Saturday, April 5, 2008

Running and weight

I am on a perpetual diet. I suppose I should say "healthy eating plan intended to assist with weight loss"—because that's quite true, I do try to eat very healthily and I would like to lose a little weight—but the truth is, you might as well call it a diet anyway.

"Diet" seems to be a bit of a dirty word these days. Undoubtedly it conjurs up visions of crash diets and liquid diets and Atkins (which is not all bad), and the grapefruit diet and the cabbage soup diet and the Scarsdale Diet (1970's, anyone?) and Weight Watchers (which of course is a good plan, and by the way they now eschew the word "diet"), and any other more or less radical plan by which one hopes to lose weight before returning to one's old ways of eating which caused one to gain the weight in the first place. (Which, in fact, could be described as a "diet" itself, in the true sense of the word.)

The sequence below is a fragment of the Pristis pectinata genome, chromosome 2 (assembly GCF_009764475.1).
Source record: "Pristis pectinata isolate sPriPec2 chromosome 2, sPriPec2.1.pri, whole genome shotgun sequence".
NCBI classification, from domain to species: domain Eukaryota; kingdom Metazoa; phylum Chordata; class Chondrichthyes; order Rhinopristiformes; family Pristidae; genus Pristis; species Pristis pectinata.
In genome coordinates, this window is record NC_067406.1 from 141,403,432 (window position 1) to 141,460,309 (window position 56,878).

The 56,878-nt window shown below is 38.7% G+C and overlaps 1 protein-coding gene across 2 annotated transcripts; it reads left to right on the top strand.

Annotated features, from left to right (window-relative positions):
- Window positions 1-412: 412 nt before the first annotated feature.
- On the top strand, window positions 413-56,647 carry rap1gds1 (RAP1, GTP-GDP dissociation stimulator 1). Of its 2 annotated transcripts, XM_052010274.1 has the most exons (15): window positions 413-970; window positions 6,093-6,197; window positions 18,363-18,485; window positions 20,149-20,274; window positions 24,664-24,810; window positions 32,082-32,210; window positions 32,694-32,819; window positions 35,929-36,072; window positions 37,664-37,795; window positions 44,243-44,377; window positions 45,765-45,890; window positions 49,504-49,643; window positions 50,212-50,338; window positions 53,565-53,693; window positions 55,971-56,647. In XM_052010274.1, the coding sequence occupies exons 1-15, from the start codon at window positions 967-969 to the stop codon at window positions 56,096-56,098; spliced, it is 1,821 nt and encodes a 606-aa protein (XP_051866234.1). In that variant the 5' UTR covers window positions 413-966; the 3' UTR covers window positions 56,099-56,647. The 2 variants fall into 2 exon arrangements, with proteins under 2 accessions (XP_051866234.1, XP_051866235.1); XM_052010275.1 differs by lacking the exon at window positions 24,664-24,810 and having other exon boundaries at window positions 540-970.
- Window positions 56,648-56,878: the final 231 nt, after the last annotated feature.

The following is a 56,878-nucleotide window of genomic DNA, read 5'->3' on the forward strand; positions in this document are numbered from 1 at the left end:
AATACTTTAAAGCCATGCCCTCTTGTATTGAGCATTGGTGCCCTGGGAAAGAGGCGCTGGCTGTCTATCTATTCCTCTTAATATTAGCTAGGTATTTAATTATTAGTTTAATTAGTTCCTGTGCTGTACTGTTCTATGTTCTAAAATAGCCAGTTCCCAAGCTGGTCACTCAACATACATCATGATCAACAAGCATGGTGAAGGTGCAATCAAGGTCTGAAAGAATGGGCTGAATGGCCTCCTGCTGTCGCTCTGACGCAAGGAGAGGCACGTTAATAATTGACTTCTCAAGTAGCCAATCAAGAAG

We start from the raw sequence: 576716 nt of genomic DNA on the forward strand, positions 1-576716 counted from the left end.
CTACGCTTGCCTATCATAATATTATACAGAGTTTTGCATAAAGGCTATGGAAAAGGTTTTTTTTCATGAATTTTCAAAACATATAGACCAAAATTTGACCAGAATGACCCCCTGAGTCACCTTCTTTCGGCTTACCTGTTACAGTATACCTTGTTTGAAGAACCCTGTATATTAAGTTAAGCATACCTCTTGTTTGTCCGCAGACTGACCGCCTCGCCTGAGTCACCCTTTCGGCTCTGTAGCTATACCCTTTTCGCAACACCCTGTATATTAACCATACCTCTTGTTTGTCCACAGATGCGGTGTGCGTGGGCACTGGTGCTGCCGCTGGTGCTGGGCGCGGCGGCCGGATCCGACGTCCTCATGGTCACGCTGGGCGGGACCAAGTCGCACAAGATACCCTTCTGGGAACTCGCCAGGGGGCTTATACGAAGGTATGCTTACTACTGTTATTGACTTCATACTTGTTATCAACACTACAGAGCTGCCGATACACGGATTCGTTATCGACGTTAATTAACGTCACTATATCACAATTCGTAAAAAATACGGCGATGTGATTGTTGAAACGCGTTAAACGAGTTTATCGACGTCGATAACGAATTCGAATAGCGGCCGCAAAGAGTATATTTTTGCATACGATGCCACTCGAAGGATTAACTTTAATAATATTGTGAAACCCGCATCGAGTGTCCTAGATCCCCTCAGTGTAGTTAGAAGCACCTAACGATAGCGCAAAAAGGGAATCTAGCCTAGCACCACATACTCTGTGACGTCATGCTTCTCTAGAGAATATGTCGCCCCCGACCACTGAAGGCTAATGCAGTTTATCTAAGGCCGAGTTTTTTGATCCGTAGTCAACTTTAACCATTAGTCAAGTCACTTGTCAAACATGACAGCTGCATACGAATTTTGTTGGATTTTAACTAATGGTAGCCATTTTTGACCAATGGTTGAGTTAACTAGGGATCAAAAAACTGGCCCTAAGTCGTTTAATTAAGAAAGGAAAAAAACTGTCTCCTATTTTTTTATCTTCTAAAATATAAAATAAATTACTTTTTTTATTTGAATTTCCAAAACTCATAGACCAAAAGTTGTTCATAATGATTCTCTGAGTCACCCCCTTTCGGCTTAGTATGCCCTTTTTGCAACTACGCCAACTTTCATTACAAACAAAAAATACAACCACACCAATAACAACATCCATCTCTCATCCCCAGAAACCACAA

"Diet," of course, simply means what you eat. Webster's Dictionary gives it three definitions before even getting to weight loss. Check it out:

1 a: food and drink regularly provided or consumed b: habitual nourishment c: the kind and amount of food prescribed for a person or animal for a special reason d: a regimen of eating and drinking sparingly so as to reduce one's weight .

I like the etymology of "diet" (that is, the derivation of the word): Middle English diete, from Anglo-French, from Latin diaeta, from Greek diaita, literally, manner of living, from diaitasthai to lead one's life.